Filippo Ricca, Massimiliano Di Penta, Marco Torchiano, Paolo Tonella, Mariano Ceccato

An empirical study on the usefulness of Conallen's stereotypes in Web application comprehension


Comprehension of Web applications is a complex task, since several concerns co-exist in their implementation, among which the business logic, the navigation structure (as supported by hyperlinks and form submission), and persistent data storage. Design notations tailored for Web applications promise increased understandability and maintainability, thanks to the explicit representation of Web specific elements (such as hyperlinks and forms).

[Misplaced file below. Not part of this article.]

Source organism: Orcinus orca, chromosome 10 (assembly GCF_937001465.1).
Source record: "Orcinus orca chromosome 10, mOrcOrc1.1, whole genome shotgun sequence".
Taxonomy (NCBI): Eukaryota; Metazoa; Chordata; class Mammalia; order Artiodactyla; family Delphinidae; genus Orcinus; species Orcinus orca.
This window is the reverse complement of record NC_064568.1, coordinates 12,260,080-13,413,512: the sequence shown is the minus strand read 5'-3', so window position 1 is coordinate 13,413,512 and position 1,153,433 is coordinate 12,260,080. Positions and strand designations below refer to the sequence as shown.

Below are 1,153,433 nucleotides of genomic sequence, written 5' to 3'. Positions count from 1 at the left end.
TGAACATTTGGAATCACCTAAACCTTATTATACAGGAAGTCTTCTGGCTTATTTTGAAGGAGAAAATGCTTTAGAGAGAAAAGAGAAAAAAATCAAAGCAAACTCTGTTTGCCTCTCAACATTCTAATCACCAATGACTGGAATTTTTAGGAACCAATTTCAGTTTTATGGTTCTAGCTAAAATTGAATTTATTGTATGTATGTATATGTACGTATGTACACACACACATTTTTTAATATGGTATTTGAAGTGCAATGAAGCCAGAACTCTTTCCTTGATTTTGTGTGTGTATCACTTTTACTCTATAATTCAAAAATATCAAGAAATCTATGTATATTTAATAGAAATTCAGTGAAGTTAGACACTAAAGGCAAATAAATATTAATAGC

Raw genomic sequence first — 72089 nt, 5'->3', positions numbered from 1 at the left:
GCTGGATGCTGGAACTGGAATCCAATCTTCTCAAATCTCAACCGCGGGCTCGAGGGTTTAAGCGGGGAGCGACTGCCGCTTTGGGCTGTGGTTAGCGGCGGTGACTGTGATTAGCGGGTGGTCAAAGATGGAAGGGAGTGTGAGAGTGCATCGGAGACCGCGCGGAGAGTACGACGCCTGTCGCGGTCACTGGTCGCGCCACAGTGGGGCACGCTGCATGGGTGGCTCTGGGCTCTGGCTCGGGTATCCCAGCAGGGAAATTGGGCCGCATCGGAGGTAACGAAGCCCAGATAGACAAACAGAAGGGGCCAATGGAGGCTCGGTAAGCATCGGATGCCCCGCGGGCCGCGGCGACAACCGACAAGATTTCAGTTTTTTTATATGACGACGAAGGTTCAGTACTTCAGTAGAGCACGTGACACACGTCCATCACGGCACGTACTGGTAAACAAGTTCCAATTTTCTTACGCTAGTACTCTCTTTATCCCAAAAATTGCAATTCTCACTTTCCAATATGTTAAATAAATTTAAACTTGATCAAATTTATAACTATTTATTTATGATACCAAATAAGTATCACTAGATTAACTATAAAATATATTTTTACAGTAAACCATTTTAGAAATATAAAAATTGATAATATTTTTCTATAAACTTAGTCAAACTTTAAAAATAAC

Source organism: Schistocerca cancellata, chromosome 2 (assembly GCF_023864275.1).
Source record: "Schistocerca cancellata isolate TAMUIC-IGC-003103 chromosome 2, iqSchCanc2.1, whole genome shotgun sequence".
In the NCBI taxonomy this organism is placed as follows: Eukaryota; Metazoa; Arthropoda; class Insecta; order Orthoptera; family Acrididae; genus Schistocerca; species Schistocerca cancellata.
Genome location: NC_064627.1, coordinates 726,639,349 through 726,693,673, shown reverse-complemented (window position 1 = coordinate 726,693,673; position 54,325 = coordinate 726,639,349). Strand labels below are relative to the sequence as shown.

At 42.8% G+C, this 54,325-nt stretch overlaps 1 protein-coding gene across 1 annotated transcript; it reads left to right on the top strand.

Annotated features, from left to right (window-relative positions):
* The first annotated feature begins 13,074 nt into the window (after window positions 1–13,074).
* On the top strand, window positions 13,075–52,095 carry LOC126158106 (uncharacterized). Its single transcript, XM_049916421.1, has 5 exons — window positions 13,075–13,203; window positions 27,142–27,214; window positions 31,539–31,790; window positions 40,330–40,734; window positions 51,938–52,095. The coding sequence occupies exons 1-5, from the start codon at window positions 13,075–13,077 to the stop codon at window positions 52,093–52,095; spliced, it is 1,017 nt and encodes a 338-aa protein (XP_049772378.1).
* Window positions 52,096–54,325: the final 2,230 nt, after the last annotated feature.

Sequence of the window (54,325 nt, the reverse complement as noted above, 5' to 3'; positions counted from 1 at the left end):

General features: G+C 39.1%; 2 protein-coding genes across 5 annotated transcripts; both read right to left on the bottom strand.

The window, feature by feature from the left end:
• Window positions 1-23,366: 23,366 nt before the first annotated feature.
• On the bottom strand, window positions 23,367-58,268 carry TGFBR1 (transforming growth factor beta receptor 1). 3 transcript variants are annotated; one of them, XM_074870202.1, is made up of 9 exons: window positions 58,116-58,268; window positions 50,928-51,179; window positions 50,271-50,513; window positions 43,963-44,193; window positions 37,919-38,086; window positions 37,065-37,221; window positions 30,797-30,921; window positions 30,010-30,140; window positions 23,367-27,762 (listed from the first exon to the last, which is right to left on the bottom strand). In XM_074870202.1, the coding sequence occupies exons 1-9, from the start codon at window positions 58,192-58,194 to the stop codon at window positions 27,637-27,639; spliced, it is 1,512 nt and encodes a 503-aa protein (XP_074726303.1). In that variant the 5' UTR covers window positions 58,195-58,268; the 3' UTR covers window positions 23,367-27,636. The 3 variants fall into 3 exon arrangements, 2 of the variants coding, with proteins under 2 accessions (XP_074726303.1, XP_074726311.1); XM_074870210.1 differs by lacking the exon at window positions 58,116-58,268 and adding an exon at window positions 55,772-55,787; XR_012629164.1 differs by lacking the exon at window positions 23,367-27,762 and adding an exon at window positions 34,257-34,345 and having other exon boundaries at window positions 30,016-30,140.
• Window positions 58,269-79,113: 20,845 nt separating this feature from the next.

In this paper, we report the results obtained from the execution of an empirical study involving comprehension tasks on two Web applications. Assuming the availability of the source code, two forms of design diagrams have been recovered from the code: standard UML diagrams and UML diagrams extended with Conallen's stereotypes. The research question addressed by this study is whether enriching standard UML diagrams with Web specific stereotypes gives any significant contribution to the understandability of the Web applications.

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